Salisbury, CT: population, rivers, lakes, mountains, resorts, hotels, motels, inns, and landmarks.
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Salisbury, Connecticut

Litchfield county. The Housatonick and Salmon rivers give this town a great and constant water power. The surface of Salisbury is formed by lofty elevations and deep valleys; but the soil is excellent for all sorts of grain and pasturage. The valleys are generally limestone and the hills granite. The number of sheep kept here in 1837, was 8,999.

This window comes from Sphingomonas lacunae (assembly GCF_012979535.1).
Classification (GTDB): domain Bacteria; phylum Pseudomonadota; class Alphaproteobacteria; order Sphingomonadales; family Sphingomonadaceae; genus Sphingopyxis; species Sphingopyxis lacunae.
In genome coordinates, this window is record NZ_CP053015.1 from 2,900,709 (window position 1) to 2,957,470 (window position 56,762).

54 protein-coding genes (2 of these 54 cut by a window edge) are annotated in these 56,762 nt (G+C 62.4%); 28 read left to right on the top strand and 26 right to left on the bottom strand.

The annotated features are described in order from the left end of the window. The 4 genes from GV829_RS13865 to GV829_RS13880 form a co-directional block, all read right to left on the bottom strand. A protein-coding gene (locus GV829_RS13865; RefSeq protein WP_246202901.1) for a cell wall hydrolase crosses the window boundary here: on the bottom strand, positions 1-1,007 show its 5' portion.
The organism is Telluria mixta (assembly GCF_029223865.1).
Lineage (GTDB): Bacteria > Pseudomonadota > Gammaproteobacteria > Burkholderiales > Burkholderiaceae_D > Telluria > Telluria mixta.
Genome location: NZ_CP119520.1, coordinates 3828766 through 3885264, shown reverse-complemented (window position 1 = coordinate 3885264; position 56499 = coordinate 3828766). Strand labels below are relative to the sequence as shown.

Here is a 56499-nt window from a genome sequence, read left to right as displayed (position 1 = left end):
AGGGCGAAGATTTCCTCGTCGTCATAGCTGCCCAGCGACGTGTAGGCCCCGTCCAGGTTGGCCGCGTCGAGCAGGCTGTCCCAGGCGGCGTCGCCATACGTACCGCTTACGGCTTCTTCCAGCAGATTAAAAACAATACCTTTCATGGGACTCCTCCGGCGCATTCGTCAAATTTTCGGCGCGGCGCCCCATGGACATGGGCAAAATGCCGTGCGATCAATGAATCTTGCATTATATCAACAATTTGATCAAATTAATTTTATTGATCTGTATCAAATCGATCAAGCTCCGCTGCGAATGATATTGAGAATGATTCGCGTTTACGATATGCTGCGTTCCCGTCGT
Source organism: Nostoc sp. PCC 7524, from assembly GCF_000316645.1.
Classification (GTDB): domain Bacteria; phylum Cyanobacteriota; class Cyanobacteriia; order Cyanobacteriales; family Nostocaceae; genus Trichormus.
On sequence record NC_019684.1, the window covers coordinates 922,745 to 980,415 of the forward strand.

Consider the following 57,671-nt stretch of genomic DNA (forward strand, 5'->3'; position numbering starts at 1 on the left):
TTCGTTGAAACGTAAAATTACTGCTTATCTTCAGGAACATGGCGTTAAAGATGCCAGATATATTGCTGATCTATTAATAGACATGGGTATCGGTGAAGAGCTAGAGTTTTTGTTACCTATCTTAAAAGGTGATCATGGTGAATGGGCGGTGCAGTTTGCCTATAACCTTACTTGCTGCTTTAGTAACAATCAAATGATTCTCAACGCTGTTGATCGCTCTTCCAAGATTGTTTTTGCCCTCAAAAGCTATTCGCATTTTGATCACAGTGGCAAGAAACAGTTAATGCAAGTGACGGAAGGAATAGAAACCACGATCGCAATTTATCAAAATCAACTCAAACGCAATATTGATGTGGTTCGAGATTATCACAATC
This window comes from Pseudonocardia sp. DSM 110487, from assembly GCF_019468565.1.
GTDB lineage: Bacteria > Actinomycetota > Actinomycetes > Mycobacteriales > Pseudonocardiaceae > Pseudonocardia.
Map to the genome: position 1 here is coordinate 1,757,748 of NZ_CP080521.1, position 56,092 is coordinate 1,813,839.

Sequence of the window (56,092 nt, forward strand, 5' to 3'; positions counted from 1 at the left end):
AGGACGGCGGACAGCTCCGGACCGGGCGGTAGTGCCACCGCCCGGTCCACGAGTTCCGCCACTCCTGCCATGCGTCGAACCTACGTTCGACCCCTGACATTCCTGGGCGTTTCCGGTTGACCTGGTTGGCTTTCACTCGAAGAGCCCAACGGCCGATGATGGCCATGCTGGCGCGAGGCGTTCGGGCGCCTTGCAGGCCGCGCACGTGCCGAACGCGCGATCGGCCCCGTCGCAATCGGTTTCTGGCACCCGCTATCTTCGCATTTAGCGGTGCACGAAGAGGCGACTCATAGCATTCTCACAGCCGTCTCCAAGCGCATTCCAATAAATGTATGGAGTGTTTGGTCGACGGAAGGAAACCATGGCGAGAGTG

"Salisbury Centre," a pleasant village, is 58 miles N.W. from New Haven, 50 W.N.W. from Hartford, 22 N.W. from Litchfield, and 34 N.W. by W. from Hudson, N.Y. Population, 1830, 2,580. The Indian name of the town was Weatog. It was first settled by the whites in 1720.

Salisbury has long been celebrated for its excellent iron ore and iron manufactures. The guns on board our favorite frigate, "Old Iron Sides," used by Truxton in the capture of the L'Insurgente, were made at the old furnace in Salsbury.


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